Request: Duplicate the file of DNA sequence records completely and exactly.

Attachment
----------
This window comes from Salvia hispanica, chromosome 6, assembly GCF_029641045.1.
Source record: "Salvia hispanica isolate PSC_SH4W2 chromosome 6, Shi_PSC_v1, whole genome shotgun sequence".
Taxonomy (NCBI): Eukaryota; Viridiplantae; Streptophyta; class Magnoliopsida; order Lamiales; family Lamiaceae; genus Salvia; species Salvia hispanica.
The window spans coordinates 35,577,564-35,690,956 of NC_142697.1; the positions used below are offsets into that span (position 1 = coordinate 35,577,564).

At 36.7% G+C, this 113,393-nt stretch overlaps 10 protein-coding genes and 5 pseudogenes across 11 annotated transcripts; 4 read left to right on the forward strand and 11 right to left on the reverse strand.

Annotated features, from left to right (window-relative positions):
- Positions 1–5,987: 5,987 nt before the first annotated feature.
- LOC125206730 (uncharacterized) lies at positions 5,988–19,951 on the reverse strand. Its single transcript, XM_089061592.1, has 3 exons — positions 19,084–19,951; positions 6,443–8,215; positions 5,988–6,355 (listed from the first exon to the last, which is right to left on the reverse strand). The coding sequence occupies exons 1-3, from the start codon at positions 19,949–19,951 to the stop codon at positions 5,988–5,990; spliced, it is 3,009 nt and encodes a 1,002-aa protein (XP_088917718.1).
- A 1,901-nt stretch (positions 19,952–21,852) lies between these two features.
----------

This window comes from Salvia hispanica, chromosome 6, assembly GCF_029641045.1.
Source record: "Salvia hispanica isolate PSC_SH4W2 chromosome 6, Shi_PSC_v1, whole genome shotgun sequence".
Taxonomy (NCBI): Eukaryota; Viridiplantae; Streptophyta; class Magnoliopsida; order Lamiales; family Lamiaceae; genus Salvia; species Salvia hispanica.
The window spans coordinates 35,577,564-35,690,956 of NC_142697.1; the positions used below are offsets into that span (position 1 = coordinate 35,577,564).

At 36.7% G+C, this 113,393-nt stretch overlaps 10 protein-coding genes and 5 pseudogenes across 11 annotated transcripts; 4 read left to right on the forward strand and 11 right to left on the reverse strand.

Annotated features, from left to right (window-relative positions):
- Positions 1–5,987: 5,987 nt before the first annotated feature.
- LOC125206730 (uncharacterized) lies at positions 5,988–19,951 on the reverse strand. Its single transcript, XM_089061592.1, has 3 exons — positions 19,084–19,951; positions 6,443–8,215; positions 5,988–6,355 (listed from the first exon to the last, which is right to left on the reverse strand). The coding sequence occupies exons 1-3, from the start codon at positions 19,949–19,951 to the stop codon at positions 5,988–5,990; spliced, it is 3,009 nt and encodes a 1,002-aa protein (XP_088917718.1).
- A 1,901-nt stretch (positions 19,952–21,852) lies between these two features.